Then there were the times he wrote that we haven’t found that genes for IQ yet. Clearly wrong. We have found 10-20 by now. Then he wrote that no one would count these by racial groups. Well, that affair was begun last year already by Davide Piffer. See most recent publication: http://openpsych.net/OBG/2014/05/opposite-selection-pressures-on-stature-and-intelligence-across-human-populations/

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  7. […] responds. Coyne replies (big debate in the comments). Peter Frost on recent evolution. Razib Khan responds to Orr & […]

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  8. My take on the book is similar to that of Orr/Coyne: does a decent job of explaining population structure; too much speculation in the second part.

    However, I think Orr/Coyne/Wade all miss the most interesting piece of science regarding strength of recent selection: evidence that the N-S height gradient (about 1 SD of difference between the two regions) in Europeans is due to selection pressure. That would constitute an example of fairly strong (in the context of the debate over group differences in humans) selection pressure acting over relatively short periods of time (~ 10 kya or less). I would think this result, if it holds up, might require significant updating of priors for certain people. It also provides a good example of how science in this area should be done: observed phenotype group difference, large data sets (GIANT) teasing out the genetic architecture, tests for selection on associated genetic variants.

    http://infoproc.blogspot.com/2014/05/whats-new-since-montagu.html

    http://infoproc.blogspot.com/2012/08/recent-human-evolution-european-height.html

    Another point, for the cognoscenti: Wade does a good job explaining the difference between soft and hard sweeps. Orr notes that small adjustments of allele frequencies is one of the primary mechanisms for evolutionary change (so nothing new in Wade’s discussion; goes all the way back to Fisher), but many many readers, even biologists who aren’t in population genetics, don’t understand this point very well. So reading that section in the book would increase understanding for a large number of people.

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  9. Coyne didn’t actually respond to the comment, except basically to abuse the commenter.

    The basic model is three races, Caucasian, Negroid and Mongoloid. The most common alternative model, White, Black, Yellow and Red is even more superficial. And the notion of racial contamination (carried in real life to the absurdity of the one drop rule,) is still implicit in the everyday usage of race. It is a natural corollary to the notion of a hierarchy of races. And race is conceived by many as a biological cause of different historical and social outcomes. Races are phenotypes.

    As I understand it, the consensus between Wade, Pinker, Coyne and yourself, is that it has been demonstrated that you can scientifically demonstrate the objective existence of human races, descent populations, relying fundamentally on shared SNPs demonstrating common descent. I believe alleles in operational genes (protein coding and regulatory) are mostly disregarded. The few exceptions I know of, genes for adult lactose tolerance and high altitude adaptations and melanin/Vitamin D production, do not seem to produce results that can be mapped to global populations. Thus, scientific race is a statistical variation in genotype.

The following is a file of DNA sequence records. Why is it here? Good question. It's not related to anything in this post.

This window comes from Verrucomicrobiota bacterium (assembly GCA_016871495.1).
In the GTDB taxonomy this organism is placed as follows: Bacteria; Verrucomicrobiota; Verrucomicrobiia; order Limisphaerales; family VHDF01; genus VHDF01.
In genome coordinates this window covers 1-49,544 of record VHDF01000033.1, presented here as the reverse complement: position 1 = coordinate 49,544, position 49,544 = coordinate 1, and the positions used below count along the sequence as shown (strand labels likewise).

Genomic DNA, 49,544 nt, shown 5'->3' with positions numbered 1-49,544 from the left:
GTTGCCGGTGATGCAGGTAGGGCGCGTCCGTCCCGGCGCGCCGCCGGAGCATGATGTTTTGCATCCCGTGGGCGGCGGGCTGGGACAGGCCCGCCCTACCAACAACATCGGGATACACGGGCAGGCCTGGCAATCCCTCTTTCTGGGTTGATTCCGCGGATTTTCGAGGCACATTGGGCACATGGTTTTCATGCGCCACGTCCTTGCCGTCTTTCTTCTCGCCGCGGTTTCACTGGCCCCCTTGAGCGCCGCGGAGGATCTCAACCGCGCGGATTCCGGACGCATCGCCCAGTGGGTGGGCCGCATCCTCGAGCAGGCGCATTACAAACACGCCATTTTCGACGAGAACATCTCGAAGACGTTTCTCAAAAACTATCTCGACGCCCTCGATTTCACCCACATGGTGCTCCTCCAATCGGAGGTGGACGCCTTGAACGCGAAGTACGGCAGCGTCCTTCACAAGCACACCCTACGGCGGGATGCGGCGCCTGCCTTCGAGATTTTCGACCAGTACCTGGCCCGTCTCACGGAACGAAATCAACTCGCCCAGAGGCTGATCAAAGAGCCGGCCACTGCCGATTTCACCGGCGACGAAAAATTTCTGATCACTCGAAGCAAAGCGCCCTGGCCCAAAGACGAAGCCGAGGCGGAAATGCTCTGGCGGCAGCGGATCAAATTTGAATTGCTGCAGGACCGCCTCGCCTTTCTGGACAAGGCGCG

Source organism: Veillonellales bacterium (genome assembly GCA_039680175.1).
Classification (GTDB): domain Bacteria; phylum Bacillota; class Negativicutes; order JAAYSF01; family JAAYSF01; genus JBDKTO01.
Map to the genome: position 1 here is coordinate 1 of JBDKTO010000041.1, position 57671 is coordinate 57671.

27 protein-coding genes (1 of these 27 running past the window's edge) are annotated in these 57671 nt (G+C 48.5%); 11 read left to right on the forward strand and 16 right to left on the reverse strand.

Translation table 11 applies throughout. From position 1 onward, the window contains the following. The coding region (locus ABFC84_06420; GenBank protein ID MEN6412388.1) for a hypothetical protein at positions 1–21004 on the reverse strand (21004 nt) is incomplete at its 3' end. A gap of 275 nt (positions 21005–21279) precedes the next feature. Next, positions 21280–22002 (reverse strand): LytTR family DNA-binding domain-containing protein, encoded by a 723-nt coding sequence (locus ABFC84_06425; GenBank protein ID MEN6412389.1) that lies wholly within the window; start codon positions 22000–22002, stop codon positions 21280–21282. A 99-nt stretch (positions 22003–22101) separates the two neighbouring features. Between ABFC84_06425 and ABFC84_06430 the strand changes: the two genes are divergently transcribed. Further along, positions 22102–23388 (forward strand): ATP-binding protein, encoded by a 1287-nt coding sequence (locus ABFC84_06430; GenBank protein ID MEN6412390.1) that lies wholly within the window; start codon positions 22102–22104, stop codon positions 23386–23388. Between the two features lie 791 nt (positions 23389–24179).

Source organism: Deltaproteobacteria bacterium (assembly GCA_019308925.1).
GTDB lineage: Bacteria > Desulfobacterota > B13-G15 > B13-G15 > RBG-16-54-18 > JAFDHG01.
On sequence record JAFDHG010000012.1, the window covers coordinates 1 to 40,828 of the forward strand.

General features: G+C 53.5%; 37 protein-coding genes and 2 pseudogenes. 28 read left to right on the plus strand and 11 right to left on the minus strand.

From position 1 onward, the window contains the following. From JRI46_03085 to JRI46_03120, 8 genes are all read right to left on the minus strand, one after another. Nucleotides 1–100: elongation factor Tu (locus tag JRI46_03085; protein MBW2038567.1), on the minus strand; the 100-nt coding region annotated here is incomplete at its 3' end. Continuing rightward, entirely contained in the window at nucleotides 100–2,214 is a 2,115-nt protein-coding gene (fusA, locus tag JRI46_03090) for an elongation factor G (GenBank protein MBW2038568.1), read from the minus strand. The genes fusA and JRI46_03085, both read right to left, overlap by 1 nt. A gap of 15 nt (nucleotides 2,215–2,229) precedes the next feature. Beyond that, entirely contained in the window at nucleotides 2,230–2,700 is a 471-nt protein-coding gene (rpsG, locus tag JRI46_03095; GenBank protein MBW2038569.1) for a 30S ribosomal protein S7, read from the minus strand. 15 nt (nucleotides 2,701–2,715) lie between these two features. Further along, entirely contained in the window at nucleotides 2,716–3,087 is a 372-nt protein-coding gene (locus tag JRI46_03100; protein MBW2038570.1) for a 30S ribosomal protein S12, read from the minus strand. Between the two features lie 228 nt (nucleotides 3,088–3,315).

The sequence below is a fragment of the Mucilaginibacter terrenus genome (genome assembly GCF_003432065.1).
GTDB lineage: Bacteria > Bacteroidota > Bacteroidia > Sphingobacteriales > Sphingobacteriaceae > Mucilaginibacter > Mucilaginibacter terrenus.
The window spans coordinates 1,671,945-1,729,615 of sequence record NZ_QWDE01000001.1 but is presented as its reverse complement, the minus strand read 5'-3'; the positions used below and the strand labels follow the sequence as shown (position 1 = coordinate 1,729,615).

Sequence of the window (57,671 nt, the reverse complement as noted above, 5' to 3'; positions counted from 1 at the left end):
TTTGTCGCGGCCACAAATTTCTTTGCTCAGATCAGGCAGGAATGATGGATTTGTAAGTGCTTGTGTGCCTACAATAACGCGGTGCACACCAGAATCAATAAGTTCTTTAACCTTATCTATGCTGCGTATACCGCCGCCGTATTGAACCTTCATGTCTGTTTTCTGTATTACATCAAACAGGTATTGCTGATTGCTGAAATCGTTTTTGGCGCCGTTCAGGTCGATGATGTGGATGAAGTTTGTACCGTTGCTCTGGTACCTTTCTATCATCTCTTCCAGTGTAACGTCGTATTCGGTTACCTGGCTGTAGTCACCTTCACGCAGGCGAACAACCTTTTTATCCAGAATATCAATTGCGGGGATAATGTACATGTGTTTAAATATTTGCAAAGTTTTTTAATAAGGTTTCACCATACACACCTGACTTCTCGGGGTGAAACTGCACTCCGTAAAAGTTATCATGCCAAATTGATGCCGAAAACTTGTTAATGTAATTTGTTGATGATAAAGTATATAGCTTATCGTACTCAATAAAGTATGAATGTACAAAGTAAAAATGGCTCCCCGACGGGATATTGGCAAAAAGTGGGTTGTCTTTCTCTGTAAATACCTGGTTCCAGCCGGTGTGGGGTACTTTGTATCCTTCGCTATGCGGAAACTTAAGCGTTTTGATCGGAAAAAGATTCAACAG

Scientific race and race in ordinary usage are not even in the same category. One refers solely to phenotype, the other predominantly to genotype and they do not intersect in any practical way. We could think of the word “race” as a plastic tumbler. The ordinary word has practically no objective meaning, the “glass” is practically empty. And it seems to me that when pushed scientists will admit that their fine, hand-blown glass goblet, the one which does hold significant meaning, is closeted away with the expensive silverware and fine porcelain dishes. That is, scientific race is part of the laboratory or field expedition, no part of everyday life.

    When a scientific race advocate tells us that the cheap plastic tumbler version isn’t empty, it doesn’t seem very helpful. Wouldn’t it be better to just respond that study of the scientific “race” has disproven practically everything meant by the every day “race?”

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  10. And the notion of racial contamination (carried in real life to the absurdity of the one drop rule,) is still implicit in the everyday usage of race.

    this is cognitive science. not genetics.

    Scientific race and race in ordinary usage are not even in the same category. One refers solely to phenotype, the other predominantly to genotype and they do not intersect in any practical way.

    both these assertions are false. you can’t assert by fiat.

    also, why are you bringing pinker into this? he’s barely talked about this in any technical depth, because it’s not his field.

    , no part of everyday life.

    which is why population origin is an important in biomedical research?

    your comment doesn’t know you know much about the scientific field

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  11. “also, why are you bringing pinker into this?”

    I didn’t, he volunteered his support for scientific race and Coyne quoted his remarks.